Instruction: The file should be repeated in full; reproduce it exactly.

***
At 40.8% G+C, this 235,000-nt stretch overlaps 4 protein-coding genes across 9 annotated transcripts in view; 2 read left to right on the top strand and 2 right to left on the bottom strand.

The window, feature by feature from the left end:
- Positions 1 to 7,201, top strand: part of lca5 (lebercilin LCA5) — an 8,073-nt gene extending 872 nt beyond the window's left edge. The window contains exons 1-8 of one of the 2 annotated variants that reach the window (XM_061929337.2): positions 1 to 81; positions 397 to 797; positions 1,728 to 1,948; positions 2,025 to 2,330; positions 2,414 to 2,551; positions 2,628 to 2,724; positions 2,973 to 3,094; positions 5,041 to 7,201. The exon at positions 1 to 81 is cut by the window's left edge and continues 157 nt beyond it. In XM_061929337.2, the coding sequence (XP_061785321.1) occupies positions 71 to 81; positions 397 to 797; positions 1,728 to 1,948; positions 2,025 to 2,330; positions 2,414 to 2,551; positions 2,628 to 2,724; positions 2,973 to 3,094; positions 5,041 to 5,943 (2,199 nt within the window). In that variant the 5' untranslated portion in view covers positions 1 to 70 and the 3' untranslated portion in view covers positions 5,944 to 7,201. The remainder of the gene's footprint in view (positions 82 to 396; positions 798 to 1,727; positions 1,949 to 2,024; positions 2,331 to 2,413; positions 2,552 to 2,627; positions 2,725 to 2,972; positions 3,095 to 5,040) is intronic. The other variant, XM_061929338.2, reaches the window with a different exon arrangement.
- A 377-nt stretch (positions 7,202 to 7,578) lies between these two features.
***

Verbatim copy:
At 40.8% G+C, this 235,000-nt stretch overlaps 4 protein-coding genes across 9 annotated transcripts in view; 2 read left to right on the top strand and 2 right to left on the bottom strand.

The window, feature by feature from the left end:
- Positions 1 to 7,201, top strand: part of lca5 (lebercilin LCA5) — an 8,073-nt gene extending 872 nt beyond the window's left edge. The window contains exons 1-8 of one of the 2 annotated variants that reach the window (XM_061929337.2): positions 1 to 81; positions 397 to 797; positions 1,728 to 1,948; positions 2,025 to 2,330; positions 2,414 to 2,551; positions 2,628 to 2,724; positions 2,973 to 3,094; positions 5,041 to 7,201. The exon at positions 1 to 81 is cut by the window's left edge and continues 157 nt beyond it. In XM_061929337.2, the coding sequence (XP_061785321.1) occupies positions 71 to 81; positions 397 to 797; positions 1,728 to 1,948; positions 2,025 to 2,330; positions 2,414 to 2,551; positions 2,628 to 2,724; positions 2,973 to 3,094; positions 5,041 to 5,943 (2,199 nt within the window). In that variant the 5' untranslated portion in view covers positions 1 to 70 and the 3' untranslated portion in view covers positions 5,944 to 7,201. The remainder of the gene's footprint in view (positions 82 to 396; positions 798 to 1,727; positions 1,949 to 2,024; positions 2,331 to 2,413; positions 2,552 to 2,627; positions 2,725 to 2,972; positions 3,095 to 5,040) is intronic. The other variant, XM_061929338.2, reaches the window with a different exon arrangement.
- A 377-nt stretch (positions 7,202 to 7,578) lies between these two features.